West Bengal – Cultural Centre of India
West Bengal is located in the eastern part of India and boasts of its beauty with the State being placed between the Himalayas and the Bay of Bengal. Tourists can have a glimpse of many natural landscape as well as historical monuments and also modern amenities. It is a well known fact that Bengalis are more into travelling than any other segment of the Indian population. One can be in any tourist spot in India and one is sure to hear conversations in Bengali, shops providing Bengali cuisine and shopkeepers acquainted with some Bengali words.
Bengal has a rich history of people from all walks of life : freedom fighters, musicians, artists, authors, educationalists, poets, directors, actors, painters, singers, renowned doctors, engineers, scientists, politicians, to name a few professions. It is quite often said that “What Bengal thinks today, the world follows tomorrow.”
Bengal have a rich cultural heritage and Bengalis value education and liberalization of mind like no other State of India. Equality of gender, which is still a dream for most part of India is more pronounced in West Bengal. Bengali girls and boys are equally trained in subjects like arts, music, dance etc and a large proportion of the female population of West Bengal are engaged in some profession or other. And it’s not about money always, its more for their individual identity and financial freedom. If you visit any Bengali household, you are sure to find at least one musical instrument. Even if you find any Bengali out of West Bengal, you are sure to find him or her participating or organizing some cultural events.
Historically Bengal has witnessed a lot. Bengal has seen the rise and fall of several dynasties that ruled in India at different times. The following empires had their existence in Bengal : Maurya Dynasty, Gupta Dynasty, Pala Dynasty, Sena Dynasty, Bengal Sultanate, Mughal Dynasty, etc. The importance of the land can be assessed from the fact that the British East India Company who ruled the whole of India had their capital in Calcutta (modern day Kolkata – The City of Joy). They were however later compelled to shift their capital to Delhi as Bengal had become the most active member of the National Movement against the British. Even after moving out of Bengal, the British divided Bengal into two parts as they were unable to bear the resentment of Bengalis.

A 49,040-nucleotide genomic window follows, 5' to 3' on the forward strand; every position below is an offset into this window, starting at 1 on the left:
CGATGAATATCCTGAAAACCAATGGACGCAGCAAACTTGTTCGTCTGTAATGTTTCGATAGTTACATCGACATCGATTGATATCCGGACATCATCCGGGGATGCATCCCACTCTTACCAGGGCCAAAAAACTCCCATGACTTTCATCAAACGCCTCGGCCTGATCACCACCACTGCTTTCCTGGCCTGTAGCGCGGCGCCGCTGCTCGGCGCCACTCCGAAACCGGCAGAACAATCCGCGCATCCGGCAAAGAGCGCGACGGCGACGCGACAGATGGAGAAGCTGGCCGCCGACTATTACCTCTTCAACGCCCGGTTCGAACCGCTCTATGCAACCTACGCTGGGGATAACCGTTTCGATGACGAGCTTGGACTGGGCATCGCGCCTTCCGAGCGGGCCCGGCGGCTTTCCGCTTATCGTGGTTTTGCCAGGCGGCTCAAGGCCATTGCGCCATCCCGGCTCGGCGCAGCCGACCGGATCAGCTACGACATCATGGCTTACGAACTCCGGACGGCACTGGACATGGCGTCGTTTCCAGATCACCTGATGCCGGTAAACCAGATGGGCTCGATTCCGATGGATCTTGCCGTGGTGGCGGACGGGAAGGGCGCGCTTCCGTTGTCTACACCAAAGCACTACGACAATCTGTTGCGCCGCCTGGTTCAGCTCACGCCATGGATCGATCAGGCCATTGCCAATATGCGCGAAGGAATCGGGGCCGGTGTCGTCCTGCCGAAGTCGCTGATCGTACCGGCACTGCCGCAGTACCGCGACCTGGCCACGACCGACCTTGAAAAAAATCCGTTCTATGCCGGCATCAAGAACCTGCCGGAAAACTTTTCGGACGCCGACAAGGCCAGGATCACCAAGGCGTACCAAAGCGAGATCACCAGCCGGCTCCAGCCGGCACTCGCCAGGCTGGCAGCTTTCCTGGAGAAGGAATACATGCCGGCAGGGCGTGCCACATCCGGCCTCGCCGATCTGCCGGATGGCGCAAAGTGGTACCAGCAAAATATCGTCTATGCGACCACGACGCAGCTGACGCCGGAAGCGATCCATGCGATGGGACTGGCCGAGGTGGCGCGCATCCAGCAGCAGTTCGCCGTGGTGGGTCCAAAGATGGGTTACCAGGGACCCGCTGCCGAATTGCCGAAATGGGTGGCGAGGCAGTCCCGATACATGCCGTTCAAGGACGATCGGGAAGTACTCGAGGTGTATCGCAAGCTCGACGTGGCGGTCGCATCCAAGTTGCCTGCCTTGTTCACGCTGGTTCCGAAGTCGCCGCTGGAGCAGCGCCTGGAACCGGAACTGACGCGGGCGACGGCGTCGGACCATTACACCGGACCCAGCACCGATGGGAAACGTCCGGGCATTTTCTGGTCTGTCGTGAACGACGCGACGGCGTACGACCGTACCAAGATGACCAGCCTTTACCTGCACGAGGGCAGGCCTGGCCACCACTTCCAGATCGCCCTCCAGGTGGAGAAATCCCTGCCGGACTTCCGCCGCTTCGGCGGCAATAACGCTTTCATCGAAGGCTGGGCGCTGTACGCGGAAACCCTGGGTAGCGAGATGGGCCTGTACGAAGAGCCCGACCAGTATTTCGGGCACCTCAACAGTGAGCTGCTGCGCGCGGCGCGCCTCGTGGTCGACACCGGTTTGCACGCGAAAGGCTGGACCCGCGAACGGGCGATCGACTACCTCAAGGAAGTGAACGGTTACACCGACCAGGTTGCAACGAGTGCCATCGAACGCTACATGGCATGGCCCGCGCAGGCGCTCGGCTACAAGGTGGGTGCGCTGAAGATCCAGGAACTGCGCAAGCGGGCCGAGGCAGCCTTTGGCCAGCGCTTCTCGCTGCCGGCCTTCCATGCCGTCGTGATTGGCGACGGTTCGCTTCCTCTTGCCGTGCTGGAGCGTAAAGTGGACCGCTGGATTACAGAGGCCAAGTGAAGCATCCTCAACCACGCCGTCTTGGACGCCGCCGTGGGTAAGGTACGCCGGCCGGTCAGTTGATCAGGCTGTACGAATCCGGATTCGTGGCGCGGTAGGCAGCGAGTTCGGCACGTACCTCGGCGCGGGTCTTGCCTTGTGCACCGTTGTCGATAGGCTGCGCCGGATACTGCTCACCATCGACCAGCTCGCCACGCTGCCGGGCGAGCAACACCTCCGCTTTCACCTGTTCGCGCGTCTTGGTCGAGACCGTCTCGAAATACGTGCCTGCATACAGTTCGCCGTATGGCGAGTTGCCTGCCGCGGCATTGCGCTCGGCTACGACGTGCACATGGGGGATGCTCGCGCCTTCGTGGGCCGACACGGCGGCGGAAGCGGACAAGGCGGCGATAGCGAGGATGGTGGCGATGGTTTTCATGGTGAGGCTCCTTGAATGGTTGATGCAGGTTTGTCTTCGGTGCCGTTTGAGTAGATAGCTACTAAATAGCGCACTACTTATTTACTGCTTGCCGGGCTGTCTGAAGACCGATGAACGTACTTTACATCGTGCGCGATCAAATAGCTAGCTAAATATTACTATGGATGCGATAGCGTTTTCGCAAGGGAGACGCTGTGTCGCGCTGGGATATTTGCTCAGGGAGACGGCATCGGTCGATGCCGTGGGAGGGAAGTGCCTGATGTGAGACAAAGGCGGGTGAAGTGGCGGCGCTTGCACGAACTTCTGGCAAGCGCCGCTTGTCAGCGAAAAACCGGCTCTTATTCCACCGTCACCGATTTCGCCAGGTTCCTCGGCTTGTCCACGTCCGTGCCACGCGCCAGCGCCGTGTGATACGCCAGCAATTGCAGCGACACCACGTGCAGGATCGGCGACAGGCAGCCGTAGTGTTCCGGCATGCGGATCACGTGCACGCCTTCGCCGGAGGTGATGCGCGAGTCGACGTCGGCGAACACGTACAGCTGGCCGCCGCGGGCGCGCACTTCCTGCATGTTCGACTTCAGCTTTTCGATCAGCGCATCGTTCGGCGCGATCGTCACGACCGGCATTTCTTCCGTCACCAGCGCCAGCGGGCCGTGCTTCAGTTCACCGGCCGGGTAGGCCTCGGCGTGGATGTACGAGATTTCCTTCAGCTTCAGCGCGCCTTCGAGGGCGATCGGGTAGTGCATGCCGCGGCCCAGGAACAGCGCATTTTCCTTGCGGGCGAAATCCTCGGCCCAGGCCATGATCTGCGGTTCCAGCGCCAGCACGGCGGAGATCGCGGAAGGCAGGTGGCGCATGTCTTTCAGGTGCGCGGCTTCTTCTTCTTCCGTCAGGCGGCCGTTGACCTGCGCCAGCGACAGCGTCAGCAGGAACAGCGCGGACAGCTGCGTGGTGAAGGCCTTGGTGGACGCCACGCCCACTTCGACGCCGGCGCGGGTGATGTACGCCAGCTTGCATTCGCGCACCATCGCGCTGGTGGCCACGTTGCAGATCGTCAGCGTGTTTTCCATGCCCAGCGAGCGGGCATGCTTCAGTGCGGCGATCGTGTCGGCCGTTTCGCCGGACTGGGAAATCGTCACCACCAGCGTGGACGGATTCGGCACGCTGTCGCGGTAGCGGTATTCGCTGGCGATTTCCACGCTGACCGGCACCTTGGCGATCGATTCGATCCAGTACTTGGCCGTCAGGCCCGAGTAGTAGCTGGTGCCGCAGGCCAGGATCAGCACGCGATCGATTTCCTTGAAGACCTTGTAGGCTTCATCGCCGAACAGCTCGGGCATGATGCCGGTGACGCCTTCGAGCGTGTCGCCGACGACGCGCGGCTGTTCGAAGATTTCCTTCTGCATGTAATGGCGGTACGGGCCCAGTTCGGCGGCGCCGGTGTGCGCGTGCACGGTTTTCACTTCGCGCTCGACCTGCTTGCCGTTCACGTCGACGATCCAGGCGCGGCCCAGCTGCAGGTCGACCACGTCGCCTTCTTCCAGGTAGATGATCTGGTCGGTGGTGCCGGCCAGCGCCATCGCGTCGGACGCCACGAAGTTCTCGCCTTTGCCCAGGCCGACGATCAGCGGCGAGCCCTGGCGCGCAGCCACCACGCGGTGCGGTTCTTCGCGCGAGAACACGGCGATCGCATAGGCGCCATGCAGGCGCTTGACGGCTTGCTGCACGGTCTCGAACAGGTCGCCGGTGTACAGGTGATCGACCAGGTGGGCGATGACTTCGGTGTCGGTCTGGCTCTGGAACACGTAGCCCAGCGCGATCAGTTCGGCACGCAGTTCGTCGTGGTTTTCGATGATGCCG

Bengal has given India freedom fighters like Subhas Chandra Bose, Khudiram Bose, Matongini Hazra and thousands more. In fact, Bengal is the birthplace of most number of female freedom fighters.
The British exposure brought education, social reforms and resulted in the Bengal Renaissance and Bengalis had an edge in western education and liberal mindset over the rest of India at that time.
Rabindranath Tagore had received the Nobel Prize in literature in 1913, C.V. Raman had received the Nobel Prize in Physics, Amartya Sen was honored with the Nobel Prize in Economics. They were based in Kolkata. Mother Teresa has received the Nobel Prize in Peace. She was based in Calcutta. The heterogeneity of the field speaks a lot on the comprehensive evolvement and rich heritage of West Bengal. Swami Vivekanda has enlightened the whole world with his visions.